"In the 19th century, unions campaigned for an eight-hour day. In the 20th century, we won the right to a two-day weekend and paid holidays. So, for the 21st century, let's lift our ambition again. I believe that in this century we can win a four-day working week, with decent pay for everyone.”
This is what Frances O’Grady, general secretary of the TUC, will say at a conference in Manchester today. O’Grady believes that it shouldn’t just be big companies and management that benefit from the advances of technology, but workers’ lives – and pay packets – should be made better, too.
Since leaving a traditional Monday-to-Friday role, the way I’ve seen the working week has been wildly transformed. I realise how much of our time is not our own and how that impacts us. Being in charge of my own time has radically improved my self-care, for example. Now, I find time to exercise, to go to the doctor’s, to lay low when I’m unwell and be able to catch up on work at my own pace. Now, weekdays don’t feel like five marathons to a weekend, when I overeat and over-drink and over-sleep. Now, I feel there is a rhythm and balance to my life. There’s no panic to find clean clothes at 6.30am or to have the best Saturday to make the six-hour round trip to a friend in the Midlands seem worth it. There’s no trail of destruction following me round the house until Saturday morning, when I have the time to put things away or do a white wash. Without the rigid structure of a traditional Monday to Friday, nine to five, I feel in control, not carried along the unstoppable wave of the working week, punctuated by an expensive, excessive two days.
I’m pretty sure an extra day for those chores, freeing up more leisure time and giving you a longer break from the office, would radicalise and incentivise a workforce
Having a culture that promotes a four-day week therefore is potentially really exciting. Normally seen as a right only for working mums (who, in turn, are made to feel guilty about their so-called “special treatment” or lack of ambition, depending on who you ask), an extra day to do the things that life demands would make a huge difference to the general workforce. Having more time to do things like paying bills, visiting doctors, seeing family, going for a swim, cleaning, shopping, ironing shirts for the week of meetings ahead, or even pursue something creative or fulfilling, could go some way, especially among millennials, to compensating for a stagnant workforce and inability to gain financial security. And, while I know economists will tell me that the UK is falling down on productivity and a four-day week is a pipe dream, I’m pretty sure an extra day for those chores, freeing up more leisure time and giving you a longer break from the office, would radicalise and incentivise a workforce. After all, there’s no one more productive and efficient in an office than those lazy, unambitious part-time mothers. Contrary to popular belief, they are not the ones permanently on Twitter or taking 20 minutes to make a cup of tea.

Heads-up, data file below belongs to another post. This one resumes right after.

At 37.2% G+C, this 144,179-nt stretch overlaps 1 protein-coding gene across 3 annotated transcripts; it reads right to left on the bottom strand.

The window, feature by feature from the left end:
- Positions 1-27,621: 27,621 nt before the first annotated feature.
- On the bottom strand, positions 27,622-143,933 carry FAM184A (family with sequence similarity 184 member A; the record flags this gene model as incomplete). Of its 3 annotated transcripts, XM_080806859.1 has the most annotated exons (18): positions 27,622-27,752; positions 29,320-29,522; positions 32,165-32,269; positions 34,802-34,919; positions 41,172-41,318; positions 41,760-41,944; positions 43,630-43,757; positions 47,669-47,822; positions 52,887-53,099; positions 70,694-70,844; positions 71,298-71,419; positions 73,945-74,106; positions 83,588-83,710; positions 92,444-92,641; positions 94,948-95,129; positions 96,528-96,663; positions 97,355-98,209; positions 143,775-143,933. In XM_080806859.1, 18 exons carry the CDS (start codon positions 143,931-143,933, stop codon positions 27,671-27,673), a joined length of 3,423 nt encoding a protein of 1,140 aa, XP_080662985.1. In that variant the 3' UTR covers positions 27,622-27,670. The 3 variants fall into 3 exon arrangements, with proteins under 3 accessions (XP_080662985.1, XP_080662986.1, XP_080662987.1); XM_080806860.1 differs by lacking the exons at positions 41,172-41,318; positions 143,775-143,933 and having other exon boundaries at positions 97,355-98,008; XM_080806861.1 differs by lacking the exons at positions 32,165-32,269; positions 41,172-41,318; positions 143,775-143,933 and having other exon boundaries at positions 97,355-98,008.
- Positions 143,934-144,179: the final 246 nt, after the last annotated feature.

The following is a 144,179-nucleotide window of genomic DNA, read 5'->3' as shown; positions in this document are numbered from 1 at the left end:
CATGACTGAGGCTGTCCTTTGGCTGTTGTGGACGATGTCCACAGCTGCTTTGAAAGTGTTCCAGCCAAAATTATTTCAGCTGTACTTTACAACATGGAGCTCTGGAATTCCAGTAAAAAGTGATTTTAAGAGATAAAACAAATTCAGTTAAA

Recently, I’ve met with lots of women in their thirties and forties, and they’ve all said the same thing: “What’s the point of working this hard?” Maybe it’s an age thing. Maybe it’s a reaction to a broken system, where their hard work can’t buy them a house. Or maybe it’s a response to the demand for a different way of living. What is the point of working five days out of seven a week? Yes, money. Of course. This decision is a luxury for most people. But there’s also a shift in how we want our lives to look and feel. Even the most prominent #girlbosses advocate breaks and downtime.
Technology has the potential to make this happen (if we all stop wasting time on Instagram), but it has had a different effect. Just when we want to find a new ratio of living, when the capitalist clogs aren’t working out for us in quite the same way, tech has become a shackle to our jobs, even if we’re not in the office. Sky News reports that “employers are alleged to be making staff work unpredictable hours because of an ‘always on’ culture, with more than 1.4 million people working on seven days of the week and 3.3 million working more than 45 hours a week”.
The economics of a national four-day week will be rightly battled out. Brexit will knock us all for six and maybe it is a luxury we can’t afford now. But the conversation recognises an unfair workforce of insecure and underpaid labour, in part a response to the tech revolution, but also a widespread feeling that what we’re doing at the moment simply isn’t working. Clearly, it’s time we all made a change.